Grocery store baggers, gas station employees who refill the soda fountains, mailmen and paper delivery boys, the lemonade sellers at baseball games, Walmart greeters, all paleontologists, the inventors of “As Seen on TV” products, Jon Voight, the on-call technical support staff for computer companies, the Big 12 Conference, and stenographers: This blog is dedicated to you. In honor of everything you do that goes unnoticed, in recognition of your tireless behind-the-scenes work, we salute you. Your efforts do matter, and you make a difference in so many lives. On behalf of the countless masses who reap the fruits of your labor, I would like to say “thank you.” … So, thank you.
However, these workers aren’t the only ones left out of life’s “love bombardment.” And so for this reason, I would also like to thank everyone whose jobs make them not only under-appreciated but also “over despised.” That’s right; this is a shout out to all IRS workers, to customer service people, especially those who work at “return” counters after Christmas, lawyers, insurance agents, used car salesmen, concert security staff and all bouncers. To anyone else who experiences animosity because of their job, I’d like to thank you for taking one for the humanity team. We may not always like you, but we really do appreciate you.
Although that introduction was meant to be funny (laughter lengthens life spans, right?) I wasn’t being sarcastic. I truly do want to thank all of those people who work so hard yet so rarely get noticed. Everyone deserves appreciation because everyone matters. Unfortunately, though, people with lower-profile or highly-hated jobs don’t often receive gratitude. This blog is for you.
You may feel alone in your crappy position of employment, you may feel as if you’re the only one who doesn’t get “the love,” but you aren’t. In fact, thousands of years ago lived a group of people who knew exactly how you feel. They lived in a time when people still “killed the messenger” (literally), and their messages were rarely pretty. They were hated, despised, scorned, kicked out, ridiculed and persecuted. They came from all walks of life—from farmers to fig planters—but they all walked the same path. In an era when popular opinion mattered, they won every anti-popularity contest. Underpaid and over-hated, these individuals understood under-appreciation in all its lack of glory. And yet, they stuck it out; they persevered because they knew that not only was it the right thing to do; it was also exactly what God wanted them to do. Who were these brave—and potentially crazy—people? Let’s give a round of applause to….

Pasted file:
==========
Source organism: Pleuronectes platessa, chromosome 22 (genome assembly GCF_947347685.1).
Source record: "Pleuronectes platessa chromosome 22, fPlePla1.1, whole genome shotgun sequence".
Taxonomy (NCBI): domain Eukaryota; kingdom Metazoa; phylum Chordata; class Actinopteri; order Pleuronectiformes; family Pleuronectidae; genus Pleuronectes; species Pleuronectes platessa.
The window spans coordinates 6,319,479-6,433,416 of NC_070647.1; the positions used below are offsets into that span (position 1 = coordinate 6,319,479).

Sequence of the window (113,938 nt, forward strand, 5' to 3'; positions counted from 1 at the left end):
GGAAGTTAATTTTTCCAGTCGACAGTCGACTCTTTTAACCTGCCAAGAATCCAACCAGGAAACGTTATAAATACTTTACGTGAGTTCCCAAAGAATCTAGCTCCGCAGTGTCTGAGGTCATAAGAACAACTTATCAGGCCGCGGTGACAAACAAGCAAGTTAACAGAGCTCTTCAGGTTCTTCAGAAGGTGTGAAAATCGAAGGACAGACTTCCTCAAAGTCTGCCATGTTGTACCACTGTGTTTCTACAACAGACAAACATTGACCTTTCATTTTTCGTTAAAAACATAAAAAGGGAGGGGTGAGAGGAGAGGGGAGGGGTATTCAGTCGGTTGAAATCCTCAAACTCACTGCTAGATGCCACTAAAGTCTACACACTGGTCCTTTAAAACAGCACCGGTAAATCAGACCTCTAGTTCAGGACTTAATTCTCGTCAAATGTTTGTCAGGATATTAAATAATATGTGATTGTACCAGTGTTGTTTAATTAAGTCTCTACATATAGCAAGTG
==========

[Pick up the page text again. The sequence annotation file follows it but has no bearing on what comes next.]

The Old Testament prophets.
Okay, I know what you’re probably thinking. The prophets? Really? Of all the people to celebrate, why in the world would I choose them? I understand your confusion because, to be honest, not long ago I would have agreed with you. But then I spent a week learning about these sixteen men, and I finally see how awesome they are. And now I’d like to share their awesomeness with you.
Normally, the prophets don’t get much attention from people like you and me. They have funny names that are either impossible to spell or pronounce—or both. (Who in their right mind would name their child Habakkuk? Seriously.) If for some reason you’ve ventured into one of their books at the end of the Old Testament, you likely discovered the second reason that they get overlooked: They use strange language. (Fruit baskets, fig trees, and adulteress wives don’t usually come up in typical dinner conversation—unless maybe you’re on Jersey Shore.) And if the names and the images didn’t deter you, the contents probably will. (Why should the little kids in Edom be murdered? And where the heck is Edom anyway?) For all these reasons and plenty more, most people avoid the prophets like the plague. (Pun intended: Prophets sometimes predicted plagues.)